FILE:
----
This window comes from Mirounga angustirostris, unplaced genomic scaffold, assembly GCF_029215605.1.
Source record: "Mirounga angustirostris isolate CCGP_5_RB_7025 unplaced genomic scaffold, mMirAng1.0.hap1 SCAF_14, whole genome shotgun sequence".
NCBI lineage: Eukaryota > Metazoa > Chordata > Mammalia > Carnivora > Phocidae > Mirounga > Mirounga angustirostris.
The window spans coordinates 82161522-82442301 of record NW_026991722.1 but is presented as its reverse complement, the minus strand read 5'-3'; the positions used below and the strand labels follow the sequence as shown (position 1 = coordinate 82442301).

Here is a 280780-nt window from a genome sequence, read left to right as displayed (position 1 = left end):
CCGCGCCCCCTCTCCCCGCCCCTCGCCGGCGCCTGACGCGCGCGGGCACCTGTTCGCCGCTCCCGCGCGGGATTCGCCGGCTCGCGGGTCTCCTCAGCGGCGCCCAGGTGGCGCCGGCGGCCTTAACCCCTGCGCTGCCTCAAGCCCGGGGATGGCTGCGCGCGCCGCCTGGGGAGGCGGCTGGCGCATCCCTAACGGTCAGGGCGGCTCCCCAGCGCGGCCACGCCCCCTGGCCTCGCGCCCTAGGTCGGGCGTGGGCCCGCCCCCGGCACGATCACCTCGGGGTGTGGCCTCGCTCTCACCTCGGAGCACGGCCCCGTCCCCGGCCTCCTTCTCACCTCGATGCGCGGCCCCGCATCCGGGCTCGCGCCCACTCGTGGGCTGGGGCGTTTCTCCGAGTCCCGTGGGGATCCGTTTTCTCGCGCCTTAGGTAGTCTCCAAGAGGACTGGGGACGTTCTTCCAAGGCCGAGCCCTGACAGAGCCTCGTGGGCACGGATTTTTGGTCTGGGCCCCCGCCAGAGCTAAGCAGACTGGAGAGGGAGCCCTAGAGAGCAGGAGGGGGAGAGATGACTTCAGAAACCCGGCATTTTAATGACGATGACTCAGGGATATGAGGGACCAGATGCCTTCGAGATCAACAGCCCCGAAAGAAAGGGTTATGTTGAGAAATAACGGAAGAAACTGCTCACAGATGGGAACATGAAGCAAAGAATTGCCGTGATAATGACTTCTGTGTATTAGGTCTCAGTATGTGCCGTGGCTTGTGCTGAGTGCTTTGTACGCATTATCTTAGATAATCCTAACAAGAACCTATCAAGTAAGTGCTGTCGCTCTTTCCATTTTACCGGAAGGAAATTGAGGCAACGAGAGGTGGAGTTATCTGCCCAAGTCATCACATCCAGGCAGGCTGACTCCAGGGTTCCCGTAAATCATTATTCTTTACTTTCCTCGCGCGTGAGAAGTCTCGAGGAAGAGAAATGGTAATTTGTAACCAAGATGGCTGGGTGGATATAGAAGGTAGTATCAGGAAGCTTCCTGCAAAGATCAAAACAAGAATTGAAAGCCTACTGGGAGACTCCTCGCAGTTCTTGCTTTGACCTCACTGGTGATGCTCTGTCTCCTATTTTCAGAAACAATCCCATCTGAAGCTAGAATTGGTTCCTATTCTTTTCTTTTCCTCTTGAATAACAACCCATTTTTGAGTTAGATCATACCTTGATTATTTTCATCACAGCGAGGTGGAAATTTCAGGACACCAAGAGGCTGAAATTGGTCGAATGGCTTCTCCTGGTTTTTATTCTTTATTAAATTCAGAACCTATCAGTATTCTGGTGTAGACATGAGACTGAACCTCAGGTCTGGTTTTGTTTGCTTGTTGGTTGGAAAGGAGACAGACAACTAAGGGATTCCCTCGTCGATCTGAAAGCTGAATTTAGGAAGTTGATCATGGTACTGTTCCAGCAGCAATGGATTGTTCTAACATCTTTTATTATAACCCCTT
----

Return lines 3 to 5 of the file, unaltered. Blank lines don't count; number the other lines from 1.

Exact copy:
NCBI lineage: Eukaryota > Metazoa > Chordata > Mammalia > Carnivora > Phocidae > Mirounga > Mirounga angustirostris.
The window spans coordinates 82161522-82442301 of record NW_026991722.1 but is presented as its reverse complement, the minus strand read 5'-3'; the positions used below and the strand labels follow the sequence as shown (position 1 = coordinate 82442301).

Here is a 280780-nt window from a genome sequence, read left to right as displayed (position 1 = left end):